10 1 Flag of Bangladesh.svg  Bangladesh Mohamed Shah Alam, Shahanuddin Choudhury, Mohamed Hossain Milzer, Mohamed Shah Jalal 42.47
11 2 Flag of Ghana.svg  Ghana Gus Nketia, Laud Codjoe, Gabriel Osei, Nelson Boateng

Final

Rank Lane Nation Athletes Time Notes
3 Flag of England.svg  England Clarence Callender, John Regis, Marcus Adam, Linford Christie 38.67
4 Flag of Nigeria.svg  Nigeria Victor Nwankwo, Davidson Ezinwa, Osmond Ezinwa, Abdullahi Tetengi 38.85
5 Flag of Jamaica.svg  Jamaica Wayne Watson, John Mair, Clive Wright, Ray Stewart 38.85
4 6 Flag of Australia.svg  Australia Shane Naylor, Paul Greene, Steve McBain, Fred Martin 39.25
5 9 Flag of Canada.svg  Canada Everton Anderson, Mike Dwyer, Cyprian Enweani, Peter Ogilvie 39.43
6 7 Flag of Scotland.svg  Scotland Elliot Bunney, Dave Clark, Jamie Henderson, Mark Davidson 39.61
7 1 Flag of Papua New Guinea.svg  Papua New Guinea Esekiel Wartovo, John Hou, Emmanuel Mack, Takale Tuna 40.94
8 8 Flag of The Gambia.svg  Gambia Abodourahman Jallow, Lamin Marikong, Pa Hali Jammeh, Clifford Adams 41.65
9 2 Flag of New Zealand.svg  New Zealand Murray Gutry, Gary Henley-Smith, Grant Gilbert, Dale McClunie 44.34

Related Research Articles

Carnot heat engine heat engine

A Carnot heat engine is a theoretical engine that operates on the reversible Carnot cycle. The basic model for this engine was developed by Nicolas Léonard Sadi Carnot in 1824. The Carnot engine model was graphically expanded upon by Benoît Paul Émile Clapeyron in 1834 and mathematically explored by Rudolf Clausius in 1857 from which the concept of entropy emerged.

Heat engine system that performs the conversion of heat or thermal energy to mechanical work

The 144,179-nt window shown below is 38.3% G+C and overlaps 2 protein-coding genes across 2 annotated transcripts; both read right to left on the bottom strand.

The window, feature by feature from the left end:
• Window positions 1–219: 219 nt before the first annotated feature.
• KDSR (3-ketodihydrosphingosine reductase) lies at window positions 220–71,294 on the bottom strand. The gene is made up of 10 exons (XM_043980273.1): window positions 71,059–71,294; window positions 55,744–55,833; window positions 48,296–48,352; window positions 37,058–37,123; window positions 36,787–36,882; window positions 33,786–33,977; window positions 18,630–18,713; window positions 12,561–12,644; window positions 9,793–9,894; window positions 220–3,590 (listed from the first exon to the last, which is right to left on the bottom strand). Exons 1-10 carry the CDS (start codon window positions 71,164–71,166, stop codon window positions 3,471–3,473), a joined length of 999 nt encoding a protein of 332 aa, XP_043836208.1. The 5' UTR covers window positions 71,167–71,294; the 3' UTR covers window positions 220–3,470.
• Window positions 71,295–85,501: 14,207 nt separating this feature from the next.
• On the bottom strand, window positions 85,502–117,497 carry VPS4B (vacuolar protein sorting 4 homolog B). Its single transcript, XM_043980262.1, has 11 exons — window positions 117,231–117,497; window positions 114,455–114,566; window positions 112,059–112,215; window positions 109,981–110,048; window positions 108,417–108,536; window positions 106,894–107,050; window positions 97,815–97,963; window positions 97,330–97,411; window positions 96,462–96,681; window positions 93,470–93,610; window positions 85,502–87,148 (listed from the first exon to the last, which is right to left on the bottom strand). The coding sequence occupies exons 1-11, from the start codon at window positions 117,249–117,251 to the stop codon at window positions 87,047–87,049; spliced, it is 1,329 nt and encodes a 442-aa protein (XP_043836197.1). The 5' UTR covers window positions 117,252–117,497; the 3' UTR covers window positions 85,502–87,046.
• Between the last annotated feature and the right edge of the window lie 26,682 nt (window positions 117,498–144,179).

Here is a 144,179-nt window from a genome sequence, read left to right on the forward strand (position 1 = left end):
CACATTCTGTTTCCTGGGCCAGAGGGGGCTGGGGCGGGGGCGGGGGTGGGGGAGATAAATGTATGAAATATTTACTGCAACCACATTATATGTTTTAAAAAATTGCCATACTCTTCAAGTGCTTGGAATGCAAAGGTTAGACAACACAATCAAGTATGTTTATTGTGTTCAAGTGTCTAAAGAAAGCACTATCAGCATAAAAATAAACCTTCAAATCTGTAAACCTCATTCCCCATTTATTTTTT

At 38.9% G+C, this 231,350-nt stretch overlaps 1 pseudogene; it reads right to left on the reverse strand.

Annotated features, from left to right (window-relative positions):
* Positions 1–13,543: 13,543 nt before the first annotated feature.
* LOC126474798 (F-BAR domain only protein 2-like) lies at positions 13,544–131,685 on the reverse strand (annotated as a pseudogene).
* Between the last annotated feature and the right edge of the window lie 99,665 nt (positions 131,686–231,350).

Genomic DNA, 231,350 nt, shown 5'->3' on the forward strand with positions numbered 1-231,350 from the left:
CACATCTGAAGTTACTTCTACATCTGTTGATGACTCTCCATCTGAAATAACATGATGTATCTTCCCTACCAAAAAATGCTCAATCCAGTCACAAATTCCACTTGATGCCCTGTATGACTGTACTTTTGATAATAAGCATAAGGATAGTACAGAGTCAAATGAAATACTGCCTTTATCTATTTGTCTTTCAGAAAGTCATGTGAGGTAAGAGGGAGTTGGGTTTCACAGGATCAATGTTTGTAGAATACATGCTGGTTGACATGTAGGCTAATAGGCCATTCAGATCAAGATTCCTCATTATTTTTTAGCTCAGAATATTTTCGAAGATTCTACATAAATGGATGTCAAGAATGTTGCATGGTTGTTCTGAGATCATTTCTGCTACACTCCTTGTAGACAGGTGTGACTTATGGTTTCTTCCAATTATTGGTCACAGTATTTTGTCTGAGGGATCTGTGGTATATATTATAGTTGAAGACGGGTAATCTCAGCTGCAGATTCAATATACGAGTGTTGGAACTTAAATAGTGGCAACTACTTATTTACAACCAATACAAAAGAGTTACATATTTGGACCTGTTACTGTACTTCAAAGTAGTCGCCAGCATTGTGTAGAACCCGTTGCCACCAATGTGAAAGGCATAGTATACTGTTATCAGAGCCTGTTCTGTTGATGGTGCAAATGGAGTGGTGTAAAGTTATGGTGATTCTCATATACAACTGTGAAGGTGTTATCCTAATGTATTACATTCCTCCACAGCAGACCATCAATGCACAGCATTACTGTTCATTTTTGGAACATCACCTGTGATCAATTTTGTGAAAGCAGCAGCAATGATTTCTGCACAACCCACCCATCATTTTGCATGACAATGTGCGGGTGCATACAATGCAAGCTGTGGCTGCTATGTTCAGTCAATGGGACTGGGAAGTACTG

In thermodynamics and engineering, a heat engine is a system that converts heat or thermal energy—and chemical energy—to mechanical energy, which can then be used to do mechanical work. It does this by bringing a working substance from a higher state temperature to a lower state temperature. A heat source generates thermal energy that brings the working substance to the high temperature state. The working substance generates work in the working body of the engine while transferring heat to the colder sink until it reaches a low temperature state. During this process some of the thermal energy is converted into work by exploiting the properties of the working substance. The working substance can be any system with a non-zero heat capacity, but it usually is a gas or liquid. During this process, a lot of heat is lost to the surroundings and so cannot be converted to work.

The thermal conductivity of a material is a measure of its ability to conduct heat. It is commonly denoted by , , or .

Thermal conduction is the transfer of heat by microscopic collisions of particles and movement of electrons within an organ. The microscopically colliding particles, that include molecules, atoms and electrons, transfer disorganized microscopic kinetic and potential energy, jointly known as internal energy. Conduction takes place in all phases of matter including solids, liquids, gases and waves. The rate at which energy is conducted as heat between two bodies is a function of the temperature difference between the two bodies and the properties of the conductive medium through which the heat is transferred.

Second law of thermodynamics law of physics stating that systems spontaneously evolve towards states of higher entropy